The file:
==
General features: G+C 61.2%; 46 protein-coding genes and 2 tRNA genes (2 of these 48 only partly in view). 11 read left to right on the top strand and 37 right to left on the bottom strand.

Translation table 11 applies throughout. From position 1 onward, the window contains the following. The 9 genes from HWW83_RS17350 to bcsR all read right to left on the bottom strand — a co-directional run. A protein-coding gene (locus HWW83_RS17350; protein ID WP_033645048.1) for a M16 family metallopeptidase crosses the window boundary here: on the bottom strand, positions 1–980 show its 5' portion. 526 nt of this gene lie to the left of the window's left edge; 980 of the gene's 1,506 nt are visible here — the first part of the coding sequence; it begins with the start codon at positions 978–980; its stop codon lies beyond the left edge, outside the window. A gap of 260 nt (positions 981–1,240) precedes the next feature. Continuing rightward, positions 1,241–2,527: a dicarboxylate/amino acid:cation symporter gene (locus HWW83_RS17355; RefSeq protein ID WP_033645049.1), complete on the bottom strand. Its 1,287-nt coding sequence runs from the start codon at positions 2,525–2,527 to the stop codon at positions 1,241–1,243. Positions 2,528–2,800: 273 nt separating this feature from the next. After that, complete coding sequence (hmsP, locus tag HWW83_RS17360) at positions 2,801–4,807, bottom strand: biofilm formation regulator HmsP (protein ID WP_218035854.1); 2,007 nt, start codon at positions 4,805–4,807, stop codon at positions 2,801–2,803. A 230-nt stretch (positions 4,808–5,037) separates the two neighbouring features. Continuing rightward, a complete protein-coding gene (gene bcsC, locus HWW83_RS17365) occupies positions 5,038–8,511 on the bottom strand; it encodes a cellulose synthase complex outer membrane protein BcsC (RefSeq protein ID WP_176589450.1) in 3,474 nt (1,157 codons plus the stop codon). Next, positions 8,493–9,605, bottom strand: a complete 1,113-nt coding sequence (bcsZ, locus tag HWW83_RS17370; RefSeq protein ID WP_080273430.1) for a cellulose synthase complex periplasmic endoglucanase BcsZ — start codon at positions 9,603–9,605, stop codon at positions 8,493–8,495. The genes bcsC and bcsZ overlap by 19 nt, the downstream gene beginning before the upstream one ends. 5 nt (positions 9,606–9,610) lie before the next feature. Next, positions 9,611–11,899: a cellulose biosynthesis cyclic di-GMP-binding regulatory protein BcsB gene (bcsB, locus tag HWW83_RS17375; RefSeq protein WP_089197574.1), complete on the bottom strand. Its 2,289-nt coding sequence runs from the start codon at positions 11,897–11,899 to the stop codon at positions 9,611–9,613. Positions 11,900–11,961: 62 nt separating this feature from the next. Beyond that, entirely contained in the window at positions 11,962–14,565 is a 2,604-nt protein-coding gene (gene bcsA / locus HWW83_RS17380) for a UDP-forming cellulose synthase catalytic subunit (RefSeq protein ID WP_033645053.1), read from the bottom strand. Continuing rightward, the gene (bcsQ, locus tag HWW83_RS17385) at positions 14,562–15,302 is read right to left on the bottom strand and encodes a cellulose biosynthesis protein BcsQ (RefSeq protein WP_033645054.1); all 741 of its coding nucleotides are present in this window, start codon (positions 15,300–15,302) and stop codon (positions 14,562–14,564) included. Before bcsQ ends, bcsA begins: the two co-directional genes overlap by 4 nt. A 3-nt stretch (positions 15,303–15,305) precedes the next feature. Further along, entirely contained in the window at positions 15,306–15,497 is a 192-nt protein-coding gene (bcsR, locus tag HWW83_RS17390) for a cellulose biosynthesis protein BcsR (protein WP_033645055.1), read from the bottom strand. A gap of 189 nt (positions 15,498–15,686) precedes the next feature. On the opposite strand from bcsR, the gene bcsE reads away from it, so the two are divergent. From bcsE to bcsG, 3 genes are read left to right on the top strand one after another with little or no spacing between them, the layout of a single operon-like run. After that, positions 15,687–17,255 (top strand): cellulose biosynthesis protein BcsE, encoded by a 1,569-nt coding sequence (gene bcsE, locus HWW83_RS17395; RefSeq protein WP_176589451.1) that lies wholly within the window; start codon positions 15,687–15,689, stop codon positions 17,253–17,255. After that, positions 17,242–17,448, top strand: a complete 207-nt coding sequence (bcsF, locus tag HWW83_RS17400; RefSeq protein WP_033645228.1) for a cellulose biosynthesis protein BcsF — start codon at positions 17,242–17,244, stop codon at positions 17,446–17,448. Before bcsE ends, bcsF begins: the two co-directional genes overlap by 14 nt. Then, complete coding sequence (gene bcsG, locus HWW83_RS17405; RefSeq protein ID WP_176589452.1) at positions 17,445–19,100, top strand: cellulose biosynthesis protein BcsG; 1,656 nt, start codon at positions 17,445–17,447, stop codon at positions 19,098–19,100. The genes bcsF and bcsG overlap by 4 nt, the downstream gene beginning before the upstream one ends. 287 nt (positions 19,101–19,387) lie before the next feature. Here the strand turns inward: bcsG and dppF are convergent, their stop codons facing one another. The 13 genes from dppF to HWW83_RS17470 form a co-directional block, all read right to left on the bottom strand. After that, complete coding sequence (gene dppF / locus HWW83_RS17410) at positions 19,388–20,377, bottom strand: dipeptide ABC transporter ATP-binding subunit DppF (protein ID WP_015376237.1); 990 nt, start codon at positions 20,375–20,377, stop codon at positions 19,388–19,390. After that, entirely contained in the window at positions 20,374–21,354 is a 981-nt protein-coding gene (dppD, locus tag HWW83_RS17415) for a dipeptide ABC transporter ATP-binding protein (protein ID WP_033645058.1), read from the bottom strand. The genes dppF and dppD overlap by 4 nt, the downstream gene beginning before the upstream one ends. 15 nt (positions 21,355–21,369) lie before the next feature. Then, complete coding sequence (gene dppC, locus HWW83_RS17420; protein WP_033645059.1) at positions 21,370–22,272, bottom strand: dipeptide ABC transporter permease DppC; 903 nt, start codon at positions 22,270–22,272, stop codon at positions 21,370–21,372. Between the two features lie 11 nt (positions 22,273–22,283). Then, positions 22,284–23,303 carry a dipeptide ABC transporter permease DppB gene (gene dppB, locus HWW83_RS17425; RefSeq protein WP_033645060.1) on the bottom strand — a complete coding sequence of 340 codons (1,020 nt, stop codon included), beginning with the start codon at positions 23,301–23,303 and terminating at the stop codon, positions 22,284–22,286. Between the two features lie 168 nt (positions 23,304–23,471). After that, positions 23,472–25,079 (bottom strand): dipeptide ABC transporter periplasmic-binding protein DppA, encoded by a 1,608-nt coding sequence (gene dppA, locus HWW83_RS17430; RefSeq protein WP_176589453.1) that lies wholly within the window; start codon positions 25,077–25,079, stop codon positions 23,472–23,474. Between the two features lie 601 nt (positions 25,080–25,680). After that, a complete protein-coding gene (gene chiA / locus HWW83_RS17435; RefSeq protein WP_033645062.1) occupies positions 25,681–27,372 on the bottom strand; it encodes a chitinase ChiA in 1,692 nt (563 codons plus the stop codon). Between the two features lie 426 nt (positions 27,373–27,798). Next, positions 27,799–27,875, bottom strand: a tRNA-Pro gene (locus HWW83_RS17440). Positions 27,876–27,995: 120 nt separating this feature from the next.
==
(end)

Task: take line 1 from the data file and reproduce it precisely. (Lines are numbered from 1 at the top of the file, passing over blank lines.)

General features: G+C 61.2%; 46 protein-coding genes and 2 tRNA genes (2 of these 48 only partly in view). 11 read left to right on the top strand and 37 right to left on the bottom strand.